Even if you’ve never tried a ‘fad’ diet yourself, chances are you know someone who has. I’ve watched friends suffer through unpalatable shakes, weekly fasts, and questionable ‘natural’ medications. All of these people are intelligent and successful, so what is it about the £2bn UK dieting industry which makes them buy into it again and again? The grip which the dieting industry has on us is perhaps stronger than ever, as developments in social media mean we are constantly bombarded with images of what we should look like, as well as advertisements for “miracle” diets, if only we’re willing to part with some cash. It’s a dangerous business, and one that looks set to continue growing.
The trend for slender bodies stretches back to the 1840s. The American Presbyterian, Sylvester Graham, began promoting simple, plain food, in restricted quantities, as a lifestyle which would discourage sin. Ever since, being thin has come to be a marker of superior morals – a physical representation of self-restraint. With body-shape being so tied to an individual’s sense of self-worth, our willingness to go through so much to achieve this ideal quickly begins to make sense. It’s worth pointing out here that the thinness trend has tended to disproportionately affect women. Although, more recently, men have come under pressure to look a certain way, this is usually to be toned and strong, rather than slender and small.
The main reason we come back to diets again and again is fairly simple. Most diets – as many as 95% – fail. The industry is basically tricking us, by selling us programmes which allow unsustainable short-term weight-loss. The popular “5:2” diet, which involves fasting for 2 days in every 7, tends to leave adherents drained and irritable, impeding their day-to-day lives, whilst jumping on the Weight Watchers bandwagon adds £60 to weekly shops. The worst part is, because of the continued connections drawn between weight-gain and immorality, we assume that relapses are our own fault, rather than putting it down to the diet’s impracticability. This leads to the “yo-yo” dieting which the industry thrives on, selling us diet foods, books, DVDs, and online resources, which continue to drain people’s resources without ever really improving their health.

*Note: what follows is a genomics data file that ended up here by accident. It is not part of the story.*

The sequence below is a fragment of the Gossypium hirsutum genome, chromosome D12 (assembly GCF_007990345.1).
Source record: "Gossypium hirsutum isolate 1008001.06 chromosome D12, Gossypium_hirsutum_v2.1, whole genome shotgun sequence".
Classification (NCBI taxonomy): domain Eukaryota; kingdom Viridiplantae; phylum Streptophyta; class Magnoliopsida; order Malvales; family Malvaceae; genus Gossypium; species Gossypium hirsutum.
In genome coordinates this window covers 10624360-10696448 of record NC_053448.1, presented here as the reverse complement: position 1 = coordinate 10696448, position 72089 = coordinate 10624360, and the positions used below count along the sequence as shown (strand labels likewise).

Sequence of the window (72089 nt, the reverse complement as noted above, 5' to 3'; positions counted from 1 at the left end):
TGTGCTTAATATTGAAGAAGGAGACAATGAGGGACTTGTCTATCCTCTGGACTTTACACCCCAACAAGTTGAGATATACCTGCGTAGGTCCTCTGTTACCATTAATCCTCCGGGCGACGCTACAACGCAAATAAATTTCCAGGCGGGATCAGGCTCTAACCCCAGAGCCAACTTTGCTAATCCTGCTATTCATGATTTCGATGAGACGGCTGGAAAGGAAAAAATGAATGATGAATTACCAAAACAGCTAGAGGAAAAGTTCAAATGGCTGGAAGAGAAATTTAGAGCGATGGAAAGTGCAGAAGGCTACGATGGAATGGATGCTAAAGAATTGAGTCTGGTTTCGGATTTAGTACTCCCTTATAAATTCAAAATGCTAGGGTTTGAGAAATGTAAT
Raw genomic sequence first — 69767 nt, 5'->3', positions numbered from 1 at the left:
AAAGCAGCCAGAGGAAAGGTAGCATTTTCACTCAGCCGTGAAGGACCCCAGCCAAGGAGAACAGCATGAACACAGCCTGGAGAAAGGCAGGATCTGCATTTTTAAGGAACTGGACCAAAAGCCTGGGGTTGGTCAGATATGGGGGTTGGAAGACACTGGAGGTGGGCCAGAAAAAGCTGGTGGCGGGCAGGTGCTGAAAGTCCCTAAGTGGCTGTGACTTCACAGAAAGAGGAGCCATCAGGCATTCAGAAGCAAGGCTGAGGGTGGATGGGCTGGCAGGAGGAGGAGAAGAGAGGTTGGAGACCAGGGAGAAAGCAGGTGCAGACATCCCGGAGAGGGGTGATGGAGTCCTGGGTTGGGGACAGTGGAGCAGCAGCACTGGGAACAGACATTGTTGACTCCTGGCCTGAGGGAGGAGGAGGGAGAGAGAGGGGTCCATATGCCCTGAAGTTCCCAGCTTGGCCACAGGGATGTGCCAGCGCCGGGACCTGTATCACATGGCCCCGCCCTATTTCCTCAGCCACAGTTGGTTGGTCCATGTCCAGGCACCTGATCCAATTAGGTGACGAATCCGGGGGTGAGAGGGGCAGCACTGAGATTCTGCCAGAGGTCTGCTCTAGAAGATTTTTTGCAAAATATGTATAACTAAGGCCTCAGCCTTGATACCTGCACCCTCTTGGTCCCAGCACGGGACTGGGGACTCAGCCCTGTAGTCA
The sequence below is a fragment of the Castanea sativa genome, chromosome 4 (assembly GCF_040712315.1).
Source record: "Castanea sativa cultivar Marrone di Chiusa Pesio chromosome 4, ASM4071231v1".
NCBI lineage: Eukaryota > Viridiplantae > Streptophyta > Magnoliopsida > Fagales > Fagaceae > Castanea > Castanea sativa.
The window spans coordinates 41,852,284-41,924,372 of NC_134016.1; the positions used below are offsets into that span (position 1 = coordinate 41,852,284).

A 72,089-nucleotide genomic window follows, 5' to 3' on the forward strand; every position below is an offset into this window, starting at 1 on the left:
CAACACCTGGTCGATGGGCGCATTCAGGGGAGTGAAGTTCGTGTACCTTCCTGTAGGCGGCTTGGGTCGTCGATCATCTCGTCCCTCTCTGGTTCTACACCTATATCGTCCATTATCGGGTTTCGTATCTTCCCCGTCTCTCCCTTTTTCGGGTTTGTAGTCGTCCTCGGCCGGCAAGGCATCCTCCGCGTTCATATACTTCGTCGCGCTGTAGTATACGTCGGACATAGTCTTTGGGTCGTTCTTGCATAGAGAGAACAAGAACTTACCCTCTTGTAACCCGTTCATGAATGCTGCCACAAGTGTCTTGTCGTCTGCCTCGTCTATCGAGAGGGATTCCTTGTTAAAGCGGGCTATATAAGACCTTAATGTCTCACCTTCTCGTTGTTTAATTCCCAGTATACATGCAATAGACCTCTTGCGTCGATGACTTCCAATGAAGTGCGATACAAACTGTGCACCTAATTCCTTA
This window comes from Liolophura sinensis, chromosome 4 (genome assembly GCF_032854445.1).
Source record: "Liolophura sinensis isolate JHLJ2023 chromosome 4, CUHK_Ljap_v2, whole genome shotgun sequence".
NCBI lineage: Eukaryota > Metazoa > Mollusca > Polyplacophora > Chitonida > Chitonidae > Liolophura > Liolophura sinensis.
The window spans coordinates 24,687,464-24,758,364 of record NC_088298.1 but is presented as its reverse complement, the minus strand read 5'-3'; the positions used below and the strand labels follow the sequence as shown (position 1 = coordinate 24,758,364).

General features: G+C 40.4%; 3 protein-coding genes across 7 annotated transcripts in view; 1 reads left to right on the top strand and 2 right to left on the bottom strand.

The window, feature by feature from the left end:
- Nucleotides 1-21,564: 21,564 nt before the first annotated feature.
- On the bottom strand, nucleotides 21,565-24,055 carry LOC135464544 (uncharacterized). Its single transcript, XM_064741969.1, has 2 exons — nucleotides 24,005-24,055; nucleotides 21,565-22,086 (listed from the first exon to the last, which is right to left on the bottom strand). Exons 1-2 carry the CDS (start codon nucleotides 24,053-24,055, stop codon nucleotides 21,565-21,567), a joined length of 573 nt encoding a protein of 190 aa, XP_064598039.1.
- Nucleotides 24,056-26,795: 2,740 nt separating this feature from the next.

Perhaps the most worrying thing about the dieting industry today is the fine line between the diets it promotes, and actual disordered eating. The impractical “5:2” diet again provides a good example of this. On fast days, dieters are instructed to consume 500 calories or fewer – a calorie intake which is medically classed as anorexic behaviour. Despite this, the trend spread like wild-fire, with many media outlets covering it praising the results. All of this dangerously normalises disordered eating behaviours. One US study found that 35% of “occasional dieters” progressed into “pathological dieting”, whilst a further 25% eventually developed full-blown eating disorders. It can’t be denied that obesity is a real problem in the UK and US, but the dieting industry, rather than helping us reach a healthy weight, is profiting off the pathological relationship many people now have with food. Since some diets are virtually designed to fail, punters keep coming back for the next one in a vicious cycle which only sustains weight-loss companies.
The only healthy way to lose weight is through eating healthily and exercising regularly – anything else should be viewed critically.